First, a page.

In a recent episode of “Scandal,” the crew of QPA set to work investigating who hijacked Air Force Two while Vice President Cyrus Beene and Attorney General David Rosen were on board. As Quinn, Abby, and Charlie chased different leads to see if Cyrus orchestrated it himself, computer jack-of-all-trades Huck looked into the virus that was used to attack the plane’s systems.

In one scene, Huck announced:

This virus they used to hijack the plane? There is no way the the NSA or any other government agency developed malware with this much code smell. Cyrus must have farmed it out.

It is a passing reference, but here at Pop Culture Experiment, we like to take advantage of teaching moments when they present themselves. Just as “Love, Simon” and RuPaul both provided chances to illuminate some terms, so now does “Scandal.”

“Malware” might be a term you’ve heard before. That is a generic catch-all for intrusive software, like computer viruses, spyware, worms, Trojan horses, and more. You know, bad stuff you don’t want on your computer.

But “code smell” is more of a deep cut. For people who code, play with computers, and so on, it’s a common enough term, but not one you’d expect to hear on a TV show like “Scandal.” I was tickled.

One rather academic article from Italy refers to code smells as “symptoms of poor design and implementation choices.” Another site defines a code smell as “a hint that something has gone wrong somewhere in your code.” Think of a code smell in terms of a stinky fridge. The smell indicates that something is, well, not good.

“Code smell” is used as a generic term, agnostic to specific language, software, library, etc. Huck used it while describing a computer virus, but code used to build a website can also have code smell, as can code used to make an app, code used to scrape data, and so on. In other words, Huck was using it when talking about negative malware, but really, lots of things involving code can have a smell to it.

Code smell does not necessarily mean that the code has a bug, nor does it mean the code will break. The code is not technically wrong, as it will still function. It just means the code is… not good. It’s weak, flawed, inefficient, and probably could be simplified to be better.

Think of code as a recipe. This is an imperfect metaphor, but for the sake of explaining a term to give context to a line in a soap opera, this metaphor will suffice. The act of baking the cake can be the way overall end product runs, whether that product is an app, a web page, whatever. The code — or recipe — instructs the computer, browser, etc. on what to do, how to do it, and when to do it. An efficient code is appealing for the same reason that an efficient recipe is: it allows you to save time and effort on tasks so you can focus on other things.

OK, so an example of a recipe that might “smell,” were we applying that language to recipes for baking, would be a cake recipe that had 37 steps when it could have 10 instead. Or if the recipe asked you to pour 8 quarters of a cup of water into a bowl rather than just pouring two cups of water. Or a recipe that didn’t ask you to preheat the oven until the very last step before baking. Or a code that asks you to mix something by hand, then with an electric mixer, then by hand again. Or a code that asks for six eggs, but has you put the eggs back in the fridge and take them out again after adding each egg to the bowl. It would all still “work,” per se, but it slows down the process, and makes it easier for you to make mistakes.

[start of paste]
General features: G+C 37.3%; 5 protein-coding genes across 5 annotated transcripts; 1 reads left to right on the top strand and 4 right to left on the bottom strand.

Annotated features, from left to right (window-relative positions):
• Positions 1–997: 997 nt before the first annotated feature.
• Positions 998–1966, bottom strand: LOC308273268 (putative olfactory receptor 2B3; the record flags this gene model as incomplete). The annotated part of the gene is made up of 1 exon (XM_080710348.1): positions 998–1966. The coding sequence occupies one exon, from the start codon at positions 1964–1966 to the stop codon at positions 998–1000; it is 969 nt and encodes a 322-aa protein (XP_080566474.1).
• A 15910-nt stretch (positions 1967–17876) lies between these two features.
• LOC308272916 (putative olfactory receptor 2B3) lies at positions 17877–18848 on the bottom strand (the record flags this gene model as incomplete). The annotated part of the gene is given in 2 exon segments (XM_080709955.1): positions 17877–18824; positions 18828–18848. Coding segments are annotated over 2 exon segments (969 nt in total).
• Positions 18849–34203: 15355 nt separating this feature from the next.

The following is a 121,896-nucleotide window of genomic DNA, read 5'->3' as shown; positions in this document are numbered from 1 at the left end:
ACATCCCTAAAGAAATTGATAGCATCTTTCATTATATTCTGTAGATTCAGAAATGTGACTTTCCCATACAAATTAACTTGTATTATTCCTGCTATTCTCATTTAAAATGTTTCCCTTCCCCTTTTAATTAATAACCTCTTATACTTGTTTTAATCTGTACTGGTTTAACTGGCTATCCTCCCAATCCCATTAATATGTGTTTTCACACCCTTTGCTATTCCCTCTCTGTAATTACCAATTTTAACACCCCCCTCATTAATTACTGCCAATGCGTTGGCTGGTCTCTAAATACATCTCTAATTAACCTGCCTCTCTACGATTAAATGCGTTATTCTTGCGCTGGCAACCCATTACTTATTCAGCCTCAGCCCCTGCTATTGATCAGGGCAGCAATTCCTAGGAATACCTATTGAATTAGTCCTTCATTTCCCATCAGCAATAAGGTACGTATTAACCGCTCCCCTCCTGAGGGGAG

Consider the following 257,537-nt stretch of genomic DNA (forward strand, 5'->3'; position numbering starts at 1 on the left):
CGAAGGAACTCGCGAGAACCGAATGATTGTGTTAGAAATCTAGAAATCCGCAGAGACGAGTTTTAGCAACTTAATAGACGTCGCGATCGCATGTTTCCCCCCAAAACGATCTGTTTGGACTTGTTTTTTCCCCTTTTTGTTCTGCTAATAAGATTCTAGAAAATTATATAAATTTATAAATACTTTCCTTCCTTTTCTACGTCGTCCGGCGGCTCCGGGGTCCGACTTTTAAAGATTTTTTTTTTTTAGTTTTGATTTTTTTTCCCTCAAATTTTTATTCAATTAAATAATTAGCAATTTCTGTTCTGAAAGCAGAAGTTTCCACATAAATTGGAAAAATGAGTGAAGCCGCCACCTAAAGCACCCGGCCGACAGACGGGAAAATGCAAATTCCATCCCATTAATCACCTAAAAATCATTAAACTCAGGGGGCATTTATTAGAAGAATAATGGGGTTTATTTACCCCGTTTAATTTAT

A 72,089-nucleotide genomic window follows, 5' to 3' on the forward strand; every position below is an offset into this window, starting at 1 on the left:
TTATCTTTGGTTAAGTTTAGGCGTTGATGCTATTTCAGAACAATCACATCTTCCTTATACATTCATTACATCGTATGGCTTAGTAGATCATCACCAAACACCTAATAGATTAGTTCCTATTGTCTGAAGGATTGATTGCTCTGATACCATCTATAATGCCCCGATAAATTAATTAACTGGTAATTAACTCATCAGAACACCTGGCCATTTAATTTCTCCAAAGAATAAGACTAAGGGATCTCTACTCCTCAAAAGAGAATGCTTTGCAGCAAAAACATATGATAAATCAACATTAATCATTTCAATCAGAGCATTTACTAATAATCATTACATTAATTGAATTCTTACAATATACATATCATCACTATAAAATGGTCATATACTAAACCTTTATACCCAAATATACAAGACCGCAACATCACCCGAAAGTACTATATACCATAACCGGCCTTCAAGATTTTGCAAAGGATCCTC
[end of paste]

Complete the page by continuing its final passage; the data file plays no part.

That’s the gist of “code smell.” The job gets accomplished, but it’s done in a clunky way. It would be like Google Maps telling you to make three left turns when one right one could suffice. Fortunately, there are many resources out there for programmers, developers, designers, and various types of code monkeys. Jeff Atwood, a co-founder of, put together this handy guide.

OK, OK, so what does this nerdy reference mean in context of “Scandal”? Now that you have a context for the term, let’s revisit what Huck said:

This virus they used to hijack the plane? There is no way the the NSA or any other government agency developed malware with this much code smell. Cyrus must have farmed it out.

In other words, Huck was confident that no pros who knew what they were doing had touched this code. This was not the work of super-technical spies, which ruled out the possibility of Jake Ballard, B-613, or anyone with any code prowess. In another scene, someone at B-613 suggested that this unsophisticated code could have been intentional, as a way of throwing suspicion. The episode ended with all fingers pointing to… Well, I won’t say, in case you aren’t caught up and still want to watch it to find out for yourself.

And when you do watch it, you’ll now have a context for what Huck said. Of course, you don’t necessarily need that context, but then again, you didn’t necessarily need these covers of Rebecca Black’s “Friday”, either. Or these covers of “Cantina Band” from “Star Wars.” Or these videos of Darth Vader with other people’s voices. Or this ranking of “Melrose Place” characters.

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